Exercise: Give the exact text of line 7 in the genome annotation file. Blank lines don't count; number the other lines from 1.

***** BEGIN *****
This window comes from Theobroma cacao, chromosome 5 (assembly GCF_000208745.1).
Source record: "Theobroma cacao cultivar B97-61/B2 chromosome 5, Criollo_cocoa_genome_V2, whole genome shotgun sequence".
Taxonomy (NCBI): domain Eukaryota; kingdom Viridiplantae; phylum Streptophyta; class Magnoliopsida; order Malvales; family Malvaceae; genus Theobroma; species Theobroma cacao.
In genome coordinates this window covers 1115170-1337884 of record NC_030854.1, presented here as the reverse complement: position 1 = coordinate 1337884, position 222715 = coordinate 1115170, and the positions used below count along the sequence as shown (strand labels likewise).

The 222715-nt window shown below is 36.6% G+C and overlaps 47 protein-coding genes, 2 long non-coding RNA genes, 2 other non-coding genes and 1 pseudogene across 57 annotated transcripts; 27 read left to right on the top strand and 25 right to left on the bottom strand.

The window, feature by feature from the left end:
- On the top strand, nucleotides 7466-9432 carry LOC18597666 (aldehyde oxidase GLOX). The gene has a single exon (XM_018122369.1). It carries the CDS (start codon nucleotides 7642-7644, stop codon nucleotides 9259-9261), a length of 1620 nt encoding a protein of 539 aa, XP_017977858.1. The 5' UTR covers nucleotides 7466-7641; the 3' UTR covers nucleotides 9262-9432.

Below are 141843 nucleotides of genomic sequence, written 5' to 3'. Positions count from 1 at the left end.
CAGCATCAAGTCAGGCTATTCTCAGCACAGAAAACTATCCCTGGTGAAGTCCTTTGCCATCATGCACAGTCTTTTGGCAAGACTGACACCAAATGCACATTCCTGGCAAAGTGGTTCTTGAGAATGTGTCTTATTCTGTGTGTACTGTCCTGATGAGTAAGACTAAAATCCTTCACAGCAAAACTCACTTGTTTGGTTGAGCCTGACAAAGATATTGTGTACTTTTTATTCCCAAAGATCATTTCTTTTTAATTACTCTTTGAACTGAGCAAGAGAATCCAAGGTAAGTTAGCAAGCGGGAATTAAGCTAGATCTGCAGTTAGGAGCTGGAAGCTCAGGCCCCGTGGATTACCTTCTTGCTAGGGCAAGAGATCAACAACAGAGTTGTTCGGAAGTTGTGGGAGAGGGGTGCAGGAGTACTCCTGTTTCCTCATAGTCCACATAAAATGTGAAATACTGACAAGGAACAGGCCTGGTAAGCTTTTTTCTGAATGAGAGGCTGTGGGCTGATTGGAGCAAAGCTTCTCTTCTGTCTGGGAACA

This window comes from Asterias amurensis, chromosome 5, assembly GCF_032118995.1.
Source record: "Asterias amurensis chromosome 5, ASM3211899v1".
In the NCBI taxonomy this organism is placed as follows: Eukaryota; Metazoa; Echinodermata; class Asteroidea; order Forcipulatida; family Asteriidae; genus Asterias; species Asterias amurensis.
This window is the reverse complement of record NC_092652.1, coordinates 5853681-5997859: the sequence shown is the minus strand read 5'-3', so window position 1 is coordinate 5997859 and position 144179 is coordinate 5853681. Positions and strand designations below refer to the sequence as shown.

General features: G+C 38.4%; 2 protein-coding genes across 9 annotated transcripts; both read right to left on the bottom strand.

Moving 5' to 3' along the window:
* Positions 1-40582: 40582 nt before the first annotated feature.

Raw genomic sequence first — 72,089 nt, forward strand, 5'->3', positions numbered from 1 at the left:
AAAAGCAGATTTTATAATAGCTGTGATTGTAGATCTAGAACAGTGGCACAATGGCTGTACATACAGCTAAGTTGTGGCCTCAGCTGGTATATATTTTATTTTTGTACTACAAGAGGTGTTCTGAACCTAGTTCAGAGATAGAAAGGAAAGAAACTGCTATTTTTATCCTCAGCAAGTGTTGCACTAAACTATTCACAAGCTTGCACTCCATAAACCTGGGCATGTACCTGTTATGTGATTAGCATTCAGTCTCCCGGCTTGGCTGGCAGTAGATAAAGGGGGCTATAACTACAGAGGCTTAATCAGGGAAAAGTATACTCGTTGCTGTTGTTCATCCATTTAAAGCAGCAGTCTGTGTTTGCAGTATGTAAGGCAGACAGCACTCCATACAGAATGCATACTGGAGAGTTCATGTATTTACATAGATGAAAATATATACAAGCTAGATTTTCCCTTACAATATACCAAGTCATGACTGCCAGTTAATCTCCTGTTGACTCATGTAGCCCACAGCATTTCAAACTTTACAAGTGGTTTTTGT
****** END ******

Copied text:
- On the top strand, nucleotides 7466-9432 carry LOC18597666 (aldehyde oxidase GLOX). The gene has a single exon (XM_018122369.1). It carries the CDS (start codon nucleotides 7642-7644, stop codon nucleotides 9259-9261), a length of 1620 nt encoding a protein of 539 aa, XP_017977858.1. The 5' UTR covers nucleotides 7466-7641; the 3' UTR covers nucleotides 9262-9432.